New England Soccer Today

Raising His Game

Photo credit: Kari Heistad/

Photo credit: Kari Heistad/

Something about Lee Nguyen is different this year.

He knows it, his coach knows it, and anyone who’s regularly watched the Revolution this year knows it, too. But Nguyen, who leads the Revolution with 13 goals and is already being touted as a potential league MVP candidate, hasn’t offered too many specifics about his success in 2014, opting instead to praise his teammates and the hard work he’s put in at practice.

“[My confidence] has a lot to do with the guys around me,” said Nguyen after last Saturday’s game versus Montreal, in which he scored. “They’ve been playing great. Defensively we’ve been strong and they’re keeping us in games and that helps us attacking players go forward and gives confidence knowing we can change the game, we can make a play and I think that’s all you can ask for from the team.”

The combination of Daigo Kobayashi and Nguyen in midfield has been effective all season and Nguyen has given credit where credit is due. Andy Dorman did yeoman’s work in midfield, too before his knee injury took him out of the picture. Having a second-year Scott Caldwell certainly hasn’t hurt, either. And having Jermaine Jones, whose foresight and strong transition play does more than just anchor the Revolution’s unorthodox 4-1-4-1 formation, has further bolstered Nguyen’s game, allowing him to roam around and smash even the slightest sniff of a chance at net.

But it’s important to study what Nguyen has accomplished by himself. Even with a cohesive and dynamic group of players around him, it’s his individual skill that has set him apart.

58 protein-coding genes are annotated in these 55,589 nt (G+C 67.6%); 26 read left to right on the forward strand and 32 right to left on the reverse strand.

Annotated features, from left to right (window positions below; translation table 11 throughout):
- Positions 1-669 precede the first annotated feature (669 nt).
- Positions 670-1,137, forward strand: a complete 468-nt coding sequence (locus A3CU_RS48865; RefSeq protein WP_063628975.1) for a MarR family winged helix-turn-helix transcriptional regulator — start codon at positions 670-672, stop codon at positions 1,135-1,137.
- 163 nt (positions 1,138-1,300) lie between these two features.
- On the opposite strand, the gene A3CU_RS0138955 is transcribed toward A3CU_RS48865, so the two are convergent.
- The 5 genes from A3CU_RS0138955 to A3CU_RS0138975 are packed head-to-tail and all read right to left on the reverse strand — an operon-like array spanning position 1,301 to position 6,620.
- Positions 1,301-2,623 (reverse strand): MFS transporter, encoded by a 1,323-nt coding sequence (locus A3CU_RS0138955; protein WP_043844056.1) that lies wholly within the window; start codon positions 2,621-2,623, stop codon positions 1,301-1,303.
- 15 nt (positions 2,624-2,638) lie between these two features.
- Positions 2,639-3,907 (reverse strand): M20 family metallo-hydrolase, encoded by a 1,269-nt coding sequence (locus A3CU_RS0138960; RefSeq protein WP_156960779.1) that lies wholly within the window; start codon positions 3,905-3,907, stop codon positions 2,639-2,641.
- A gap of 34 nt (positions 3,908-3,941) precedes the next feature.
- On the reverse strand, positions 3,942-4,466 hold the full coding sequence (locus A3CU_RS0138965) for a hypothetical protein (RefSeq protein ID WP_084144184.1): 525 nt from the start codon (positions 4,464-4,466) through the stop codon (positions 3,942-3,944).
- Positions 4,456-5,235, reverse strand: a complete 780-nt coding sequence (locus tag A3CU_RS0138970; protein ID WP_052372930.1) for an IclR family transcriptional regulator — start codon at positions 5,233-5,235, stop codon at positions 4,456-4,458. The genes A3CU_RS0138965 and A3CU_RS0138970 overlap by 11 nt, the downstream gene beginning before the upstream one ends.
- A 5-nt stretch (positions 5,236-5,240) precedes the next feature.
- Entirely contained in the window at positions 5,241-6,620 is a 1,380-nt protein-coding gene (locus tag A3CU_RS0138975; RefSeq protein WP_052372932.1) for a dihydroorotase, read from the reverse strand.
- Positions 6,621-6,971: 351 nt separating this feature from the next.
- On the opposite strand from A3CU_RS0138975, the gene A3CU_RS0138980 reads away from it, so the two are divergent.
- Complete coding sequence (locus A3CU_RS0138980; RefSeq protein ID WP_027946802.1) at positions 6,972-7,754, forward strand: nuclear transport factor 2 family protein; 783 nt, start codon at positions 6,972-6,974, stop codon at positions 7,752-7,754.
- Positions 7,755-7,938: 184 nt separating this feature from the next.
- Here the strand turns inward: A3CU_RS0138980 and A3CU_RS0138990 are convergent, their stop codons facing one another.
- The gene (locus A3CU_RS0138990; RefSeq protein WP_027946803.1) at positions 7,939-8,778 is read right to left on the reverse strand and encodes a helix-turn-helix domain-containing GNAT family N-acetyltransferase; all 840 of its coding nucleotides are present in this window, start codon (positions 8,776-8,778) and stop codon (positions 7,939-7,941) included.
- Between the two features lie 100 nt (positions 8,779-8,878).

The most obvious difference between the Lee Nguyen of today and the Lee Nguyen of yesterday is that he’s finally put himself into positions where he can use his preferred right foot. Throughout 2012 and 2013, Nguyen was often placed on the left side, where he was mostly ineffective. He lost the ball a fair amount, finishing last season with 542 losses of possession and 306 unsuccessful passes.

And yet last year, the red flags that signified he belonged in a different role were relatively apparent: three of his four goals in 2013 were scored with his right foot.

Signs that Nguyen is now getting the ball in the right places? This year, 12 of his 13 goals were right-footed. He’s also on track to finish this season with fewer turnovers. With a handful of games remaining in the season, Nguyen has lost possession a more modest 390 times, with 240 unsuccessful passes.

A friend of mine who’s paid close attention to the team this year made an interesting observation. She called Nguyen a ball hog—but a good ball hog—because he makes things happen. And you know what? She’s right.

This year, Nguyen has been allowed to free roam, to venture out of his position, to either make a play or finish off a sequence. He has, according to OPTA, improved from last year in the following categories: successful lay-offs, corners won, successful passes in the opposition’s half, successful passes in his own half, successful dribbles, key passes, and successful long passes.

While the above statistics aren’t readily available for the rest of competitors around the league, it’s clear to those who’ve regularly watched him that Nguyen is becoming an elite player. While the Revolution have had ups and downs this season, Nguyen has not. He’s different, alright—but for the better.

Leave a Reply